For immediate release – 5 November 2013
To coincide with Living Wage Week, the Catholic Bishops’ Conference of England and Wales together with three of its leading Catholic Agencies: the Catholic Education Service, CSAN (Caritas Social Action Network) and CAFOD, have reiterated the Church’s teaching on just wages and its support for the Living Wage and its importance for the support of workers’ families.
The Catholic Bishops’ Conference and the Catholic Education Service have produced a Living Wage Resource encouraging Catholic organisations, schools and charities in England and Wales to work towards its implementation.
The Catholic Bishops’ Conference of England and Wales, the Catholic Education Service, CSAN and CAFOD are all accredited Living Wage Employers.
Quoting the resolution which the Bishops’ Conference passed in 2012, Mgr Marcus Stock, General Secretary of the Catholic Bishops’ Conference of England and Wales, said:
“The Bishops’ Conference fully endorses the principle of the Living Wage and invites Catholic organisations and charities in England and Wales to work towards its implementation.”
Paul Barber, Director of the Catholic Education Service, said:
“We welcome the Bishops’ invitation to support the Living Wage. The importance of a ‘just wage’ can be found in Catholic Social Teaching, spanning over 100 years.”
“Schools and colleges play a central role in our Catholic communities and we recognise that, though schools often face financial pressure, this is one way in which we can live out our faith in service to the Common Good.”
Helen O’Brien, Chief Executive of CSAN, the domestic social action agency of the Catholic Church, added:
“Many Catholic Charities are increasingly witnessing more families living in ‘in-work poverty’ and struggling to afford the very basic costs of living such as food, utilities and rent payments. We recognise the importance of just wages as well as fair terms and conditions of employment”
“CSAN is committed to the principle of a Living Wage, which not only enables individuals to provide materially for their families but also allows them to spend quality time with their children”.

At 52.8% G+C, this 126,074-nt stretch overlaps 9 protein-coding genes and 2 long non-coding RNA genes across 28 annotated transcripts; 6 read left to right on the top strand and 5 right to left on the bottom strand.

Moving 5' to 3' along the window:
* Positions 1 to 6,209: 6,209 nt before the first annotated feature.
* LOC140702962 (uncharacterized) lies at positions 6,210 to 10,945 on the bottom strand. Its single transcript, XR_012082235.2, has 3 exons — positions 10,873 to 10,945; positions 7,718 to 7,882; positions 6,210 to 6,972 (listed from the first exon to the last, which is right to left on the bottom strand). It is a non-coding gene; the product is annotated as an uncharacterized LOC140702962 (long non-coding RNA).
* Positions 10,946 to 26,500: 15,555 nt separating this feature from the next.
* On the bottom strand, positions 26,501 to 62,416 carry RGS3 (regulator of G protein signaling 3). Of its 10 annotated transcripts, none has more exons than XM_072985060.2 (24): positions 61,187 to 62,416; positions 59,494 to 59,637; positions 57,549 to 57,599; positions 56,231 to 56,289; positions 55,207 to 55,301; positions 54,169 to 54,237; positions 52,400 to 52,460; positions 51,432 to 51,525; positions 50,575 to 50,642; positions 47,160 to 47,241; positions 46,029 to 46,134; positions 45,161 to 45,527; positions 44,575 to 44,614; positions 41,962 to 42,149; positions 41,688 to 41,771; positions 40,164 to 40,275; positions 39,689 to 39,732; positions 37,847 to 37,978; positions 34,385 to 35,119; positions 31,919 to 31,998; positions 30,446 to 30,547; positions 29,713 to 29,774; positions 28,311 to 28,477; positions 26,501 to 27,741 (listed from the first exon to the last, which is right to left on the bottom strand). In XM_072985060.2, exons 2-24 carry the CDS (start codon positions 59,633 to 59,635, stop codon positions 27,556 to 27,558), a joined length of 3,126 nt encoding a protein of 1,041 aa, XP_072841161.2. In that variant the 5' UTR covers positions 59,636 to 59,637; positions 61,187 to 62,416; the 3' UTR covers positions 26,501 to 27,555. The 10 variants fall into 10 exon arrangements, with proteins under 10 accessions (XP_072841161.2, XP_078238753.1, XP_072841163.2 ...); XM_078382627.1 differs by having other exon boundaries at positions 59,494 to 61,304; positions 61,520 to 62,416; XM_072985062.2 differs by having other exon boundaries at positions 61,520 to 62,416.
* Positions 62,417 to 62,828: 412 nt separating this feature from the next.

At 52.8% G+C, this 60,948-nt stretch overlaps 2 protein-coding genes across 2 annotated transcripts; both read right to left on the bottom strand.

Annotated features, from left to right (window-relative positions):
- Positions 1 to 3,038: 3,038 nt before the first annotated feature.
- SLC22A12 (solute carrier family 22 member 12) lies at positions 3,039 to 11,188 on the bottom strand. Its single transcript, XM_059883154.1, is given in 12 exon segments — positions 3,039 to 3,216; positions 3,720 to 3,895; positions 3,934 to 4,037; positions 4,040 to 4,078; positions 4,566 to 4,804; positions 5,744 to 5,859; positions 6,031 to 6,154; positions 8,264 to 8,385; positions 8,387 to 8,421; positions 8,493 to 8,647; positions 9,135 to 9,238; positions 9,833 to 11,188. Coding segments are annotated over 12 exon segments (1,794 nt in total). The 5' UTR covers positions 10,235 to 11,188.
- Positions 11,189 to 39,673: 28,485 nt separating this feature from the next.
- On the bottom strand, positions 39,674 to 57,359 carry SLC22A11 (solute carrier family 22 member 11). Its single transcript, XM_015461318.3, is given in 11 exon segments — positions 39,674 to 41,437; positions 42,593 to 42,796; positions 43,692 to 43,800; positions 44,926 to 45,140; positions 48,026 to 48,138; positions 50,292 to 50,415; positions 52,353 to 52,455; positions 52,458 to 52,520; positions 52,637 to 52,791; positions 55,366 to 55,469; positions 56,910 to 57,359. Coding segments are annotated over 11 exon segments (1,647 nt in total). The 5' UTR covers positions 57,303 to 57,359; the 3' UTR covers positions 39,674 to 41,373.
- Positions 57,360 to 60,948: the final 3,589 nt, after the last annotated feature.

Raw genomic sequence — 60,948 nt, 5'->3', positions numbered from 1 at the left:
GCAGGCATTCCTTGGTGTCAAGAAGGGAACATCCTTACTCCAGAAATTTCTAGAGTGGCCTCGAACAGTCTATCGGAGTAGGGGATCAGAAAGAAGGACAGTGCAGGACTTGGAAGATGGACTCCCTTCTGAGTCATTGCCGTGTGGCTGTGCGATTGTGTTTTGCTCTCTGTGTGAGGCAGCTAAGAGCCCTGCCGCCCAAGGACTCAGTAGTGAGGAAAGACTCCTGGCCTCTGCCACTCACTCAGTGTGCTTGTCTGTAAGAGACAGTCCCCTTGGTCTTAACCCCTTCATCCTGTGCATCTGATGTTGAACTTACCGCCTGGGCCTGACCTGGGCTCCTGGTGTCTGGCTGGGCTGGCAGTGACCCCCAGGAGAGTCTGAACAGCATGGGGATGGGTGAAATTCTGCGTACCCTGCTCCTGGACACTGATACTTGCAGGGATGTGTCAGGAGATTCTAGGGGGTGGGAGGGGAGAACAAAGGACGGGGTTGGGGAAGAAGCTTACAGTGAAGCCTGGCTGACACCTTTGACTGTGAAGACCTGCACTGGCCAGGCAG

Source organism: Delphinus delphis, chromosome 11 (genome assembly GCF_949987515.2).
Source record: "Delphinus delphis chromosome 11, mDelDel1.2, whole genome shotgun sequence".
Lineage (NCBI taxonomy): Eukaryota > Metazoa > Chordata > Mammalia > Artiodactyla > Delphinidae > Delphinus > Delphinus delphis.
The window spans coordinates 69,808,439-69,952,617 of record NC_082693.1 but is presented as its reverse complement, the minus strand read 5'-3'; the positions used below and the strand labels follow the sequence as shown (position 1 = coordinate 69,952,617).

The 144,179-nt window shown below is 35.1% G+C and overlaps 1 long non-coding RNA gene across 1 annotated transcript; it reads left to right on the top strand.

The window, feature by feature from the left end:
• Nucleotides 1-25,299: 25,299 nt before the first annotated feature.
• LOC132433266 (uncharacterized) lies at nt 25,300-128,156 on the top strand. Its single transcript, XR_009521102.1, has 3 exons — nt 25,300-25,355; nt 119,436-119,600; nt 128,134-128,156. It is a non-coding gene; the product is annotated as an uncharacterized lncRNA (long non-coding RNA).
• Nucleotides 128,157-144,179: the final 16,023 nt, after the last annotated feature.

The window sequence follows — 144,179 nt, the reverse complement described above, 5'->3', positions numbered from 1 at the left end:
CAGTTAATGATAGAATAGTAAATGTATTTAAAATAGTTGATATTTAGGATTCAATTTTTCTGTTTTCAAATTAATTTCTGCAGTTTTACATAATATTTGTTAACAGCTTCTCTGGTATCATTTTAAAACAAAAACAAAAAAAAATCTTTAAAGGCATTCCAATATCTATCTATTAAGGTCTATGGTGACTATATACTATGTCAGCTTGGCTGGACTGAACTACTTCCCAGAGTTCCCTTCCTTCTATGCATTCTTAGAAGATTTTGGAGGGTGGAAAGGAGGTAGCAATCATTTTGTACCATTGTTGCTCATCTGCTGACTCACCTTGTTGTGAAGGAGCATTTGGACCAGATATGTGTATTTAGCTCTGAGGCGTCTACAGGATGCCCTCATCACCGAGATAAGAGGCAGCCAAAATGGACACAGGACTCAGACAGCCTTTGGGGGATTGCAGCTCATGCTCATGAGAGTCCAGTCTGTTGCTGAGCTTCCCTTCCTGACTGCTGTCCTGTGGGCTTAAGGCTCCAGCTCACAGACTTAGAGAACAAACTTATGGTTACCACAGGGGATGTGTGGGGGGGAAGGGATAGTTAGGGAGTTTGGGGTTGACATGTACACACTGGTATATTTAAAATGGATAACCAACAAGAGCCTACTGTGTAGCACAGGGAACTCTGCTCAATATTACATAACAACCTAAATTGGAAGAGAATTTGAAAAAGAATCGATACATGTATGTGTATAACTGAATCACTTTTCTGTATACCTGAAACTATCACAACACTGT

Chris Bain, Director of CAFOD, commented:
"Scripture makes many references to the importance of paying a right and just wage for work done. Although we were already paying the Living Wage for our staff before the joining the campaign, our Facilities Manager was also able to secure a Living Wage for the contract staff who deliver some of the services for CAFOD through third parties. We also feel that it was important to become a Living Wage employer as an expression of our solidarity with the principles of a paying a living wage and with those individuals and organisations striving to achieve fair pay."
Notes to Editors
1) The Catholic Bishops’ Conference of England and Wales, CES, CSAN and CAFOD are all accredited Living Wage Employers.
2) The Catholic Education Service (CES) is an agency of the Catholic Bishops’ Conference in England and Wales, and works closely with the 2300 Catholic schools, colleges and university colleges, which the Church is responsible for across England and Wales.
3) Caritas Social Action Network is the official domestic social action agency of the Catholic Church in England and Wales and comprises over 40 Catholic Charities, many of whom work closely with children and families living in poverty.
4) CAFOD is the official overseas development and relief agency of the Catholic Church in England and Wales, working in countries across Africa, Latin America and Asia to support local communities in their fight against poverty and injustice.
5) The importance of paying a ‘just wage’ is central to Catholic Social Teaching:
Rerum Novarum (1891) Encyclical of Pope Leo XIII on Capital and Labour
Quadragesimo Anno (1931) Encyclical of Pope Pius XI on Reconstruction of the Social Order
Mater et Magistra (1961) Encyclical of Pope John XXIII on Christianity and Social Progress
Laborem Exercens (1981) Encyclical letter by Pope John Paul II on Human Work
Centesimus Annus (1991) Encyclical letter by Pope John Paul II on The Hundreth Anniversary of Rerum Novarum